November brings raking leaves, mid-term exams, plenty of football, and the beginning of our Christmas plans. But for those of us in the U.S., November’s highlight is that great national holiday, Thanksgiving. It’s wonderful to have a day to call attention to the need for gratitude, but this holiday also reminds the Christian steward that every day should include thanksgiving because gratitude is essential to discipleship.
One year when I was the family’s host for Thanksgiving, I found short scripture passages on gratitude. I made place cards for each family member and on the inside of the “tent”, wrote one of the passages. Instead of formal grace, each person read their passage and then said one thing for which they were grateful. I was worried about doing this, because, although everyone in the family was born and raised Catholic, not everyone in my family was still practicing their faith.
I also knew that it would take a lot longer than saying grace, but in the end, everyone was openly moved by the experience. Don’t be afraid to evangelize when you have an opportunity. You never know who is ready to hear the Good News.
Feeling a deep appreciation for the giftedness of our lives can’t be con¬fined to one holiday when we spend a few minutes around a laden table remembering our many blessings. Neither can gratitude become a rote response.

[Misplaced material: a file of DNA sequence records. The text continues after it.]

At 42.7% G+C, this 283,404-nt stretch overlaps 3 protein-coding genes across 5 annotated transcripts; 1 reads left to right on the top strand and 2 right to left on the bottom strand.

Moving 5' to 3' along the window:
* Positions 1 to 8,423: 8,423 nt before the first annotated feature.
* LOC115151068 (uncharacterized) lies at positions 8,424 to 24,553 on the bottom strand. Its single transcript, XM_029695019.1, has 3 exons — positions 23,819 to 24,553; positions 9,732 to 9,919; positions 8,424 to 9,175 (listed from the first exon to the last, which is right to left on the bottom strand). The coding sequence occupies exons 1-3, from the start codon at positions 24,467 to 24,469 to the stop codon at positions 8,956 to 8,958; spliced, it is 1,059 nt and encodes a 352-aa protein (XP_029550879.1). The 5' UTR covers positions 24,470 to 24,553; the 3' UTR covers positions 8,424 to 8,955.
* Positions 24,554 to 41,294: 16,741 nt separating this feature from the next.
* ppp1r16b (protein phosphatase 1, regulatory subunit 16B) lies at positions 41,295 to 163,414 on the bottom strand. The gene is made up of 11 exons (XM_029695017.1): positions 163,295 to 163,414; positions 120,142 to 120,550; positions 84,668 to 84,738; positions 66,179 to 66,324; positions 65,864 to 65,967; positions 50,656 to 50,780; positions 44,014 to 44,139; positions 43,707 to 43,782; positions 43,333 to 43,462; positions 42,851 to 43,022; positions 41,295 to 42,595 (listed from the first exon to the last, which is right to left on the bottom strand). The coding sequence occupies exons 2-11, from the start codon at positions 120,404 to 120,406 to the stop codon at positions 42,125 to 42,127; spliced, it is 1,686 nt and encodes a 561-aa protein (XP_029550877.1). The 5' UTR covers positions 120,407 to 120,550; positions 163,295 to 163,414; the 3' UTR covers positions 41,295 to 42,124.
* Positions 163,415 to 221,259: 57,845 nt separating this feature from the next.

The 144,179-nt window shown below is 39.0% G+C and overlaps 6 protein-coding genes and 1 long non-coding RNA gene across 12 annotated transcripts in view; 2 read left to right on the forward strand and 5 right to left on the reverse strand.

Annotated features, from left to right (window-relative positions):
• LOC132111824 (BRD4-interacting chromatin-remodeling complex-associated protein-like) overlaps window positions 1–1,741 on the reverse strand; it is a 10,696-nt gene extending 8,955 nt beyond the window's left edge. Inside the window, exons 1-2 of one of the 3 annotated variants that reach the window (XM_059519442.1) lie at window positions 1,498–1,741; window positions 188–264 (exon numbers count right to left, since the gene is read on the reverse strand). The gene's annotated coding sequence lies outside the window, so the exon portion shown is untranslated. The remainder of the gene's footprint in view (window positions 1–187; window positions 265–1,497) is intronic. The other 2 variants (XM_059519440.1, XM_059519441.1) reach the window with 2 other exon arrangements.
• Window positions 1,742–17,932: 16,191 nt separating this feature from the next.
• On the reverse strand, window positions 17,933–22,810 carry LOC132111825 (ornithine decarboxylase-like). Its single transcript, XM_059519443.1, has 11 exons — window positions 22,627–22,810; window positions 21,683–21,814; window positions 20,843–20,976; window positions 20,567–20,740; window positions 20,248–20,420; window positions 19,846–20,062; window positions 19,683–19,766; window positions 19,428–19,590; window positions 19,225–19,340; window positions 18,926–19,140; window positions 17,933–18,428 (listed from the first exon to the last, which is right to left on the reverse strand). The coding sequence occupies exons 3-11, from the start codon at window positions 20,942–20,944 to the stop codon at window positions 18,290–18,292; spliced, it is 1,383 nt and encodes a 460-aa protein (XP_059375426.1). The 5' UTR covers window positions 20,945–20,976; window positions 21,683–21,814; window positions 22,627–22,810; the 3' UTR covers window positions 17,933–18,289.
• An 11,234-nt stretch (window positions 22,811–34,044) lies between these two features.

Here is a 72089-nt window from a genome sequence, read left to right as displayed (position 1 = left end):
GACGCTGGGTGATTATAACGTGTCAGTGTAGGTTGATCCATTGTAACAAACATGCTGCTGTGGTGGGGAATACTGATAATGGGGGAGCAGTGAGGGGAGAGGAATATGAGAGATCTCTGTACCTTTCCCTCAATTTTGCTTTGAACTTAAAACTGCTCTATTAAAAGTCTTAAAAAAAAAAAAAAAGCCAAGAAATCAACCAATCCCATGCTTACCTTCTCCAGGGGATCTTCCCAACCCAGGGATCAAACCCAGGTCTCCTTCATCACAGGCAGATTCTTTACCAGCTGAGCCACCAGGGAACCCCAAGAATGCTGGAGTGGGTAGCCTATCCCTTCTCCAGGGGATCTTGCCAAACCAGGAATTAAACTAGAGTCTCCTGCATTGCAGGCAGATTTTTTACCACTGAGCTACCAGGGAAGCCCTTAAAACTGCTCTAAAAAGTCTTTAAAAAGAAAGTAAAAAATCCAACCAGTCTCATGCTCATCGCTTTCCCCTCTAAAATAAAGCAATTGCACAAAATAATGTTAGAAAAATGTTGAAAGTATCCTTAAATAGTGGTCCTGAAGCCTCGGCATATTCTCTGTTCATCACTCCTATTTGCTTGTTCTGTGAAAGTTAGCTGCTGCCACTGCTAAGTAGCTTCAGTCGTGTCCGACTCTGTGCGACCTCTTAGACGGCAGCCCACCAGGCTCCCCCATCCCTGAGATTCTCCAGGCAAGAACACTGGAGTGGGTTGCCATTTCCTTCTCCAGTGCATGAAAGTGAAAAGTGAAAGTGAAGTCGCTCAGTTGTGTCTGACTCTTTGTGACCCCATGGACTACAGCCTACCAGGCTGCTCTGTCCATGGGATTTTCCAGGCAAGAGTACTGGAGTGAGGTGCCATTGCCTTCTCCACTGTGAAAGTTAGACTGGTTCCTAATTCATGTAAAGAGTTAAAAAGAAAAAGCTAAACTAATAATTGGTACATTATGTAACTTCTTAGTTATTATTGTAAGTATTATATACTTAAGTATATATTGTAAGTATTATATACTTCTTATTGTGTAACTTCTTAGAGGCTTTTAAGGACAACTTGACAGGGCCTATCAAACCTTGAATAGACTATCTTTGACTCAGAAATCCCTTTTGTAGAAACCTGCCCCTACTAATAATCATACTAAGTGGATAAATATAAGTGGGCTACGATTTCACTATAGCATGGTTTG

Gratitude is good for our spiritual lives in so many ways. It reminds us of our neediness before the Lord, without whom we have nothing. The mere daily act of focusing on our blessings makes us more mindful, more present to God’s mystery and gifts, and more aware of the needs of others around us. Gratitude is best achieved by daily, focused attention. So perhaps a good exercise for November would be to write down, each day, some things for which we are truly grateful. Your list will no doubt include people – a teacher who inspired you, a coach who believed in you, an aunt who made you feel special, an employer who mentored you. Your notes might include simple things – the aroma of freshly ground coffee, a lunch invitation that brightened your day, a phone call that brought a smile. Focus on things you sometimes take for granted – the warm home in which you live, the sunshine that peeked through a cloudy day, the bright redness of a leaf on the lawn, the faithful presence of your spouse.
And during this month of thanks, remember to give thanks to the risen Lord:
Let the peace of Christ control your hearts, the peace into which you were also called in one body. And be thankful. Let the word of Christ dwell in you richly, as in all wisdom you teach and admonish one an¬other, singing psalms, hymns, and spiritual songs with gratitude in your hearts to God. And whatever you do, in word or in deed, do everything in the name of the Lord Jesus, giving thanks to God the Father through him (Colossians 3:15-17).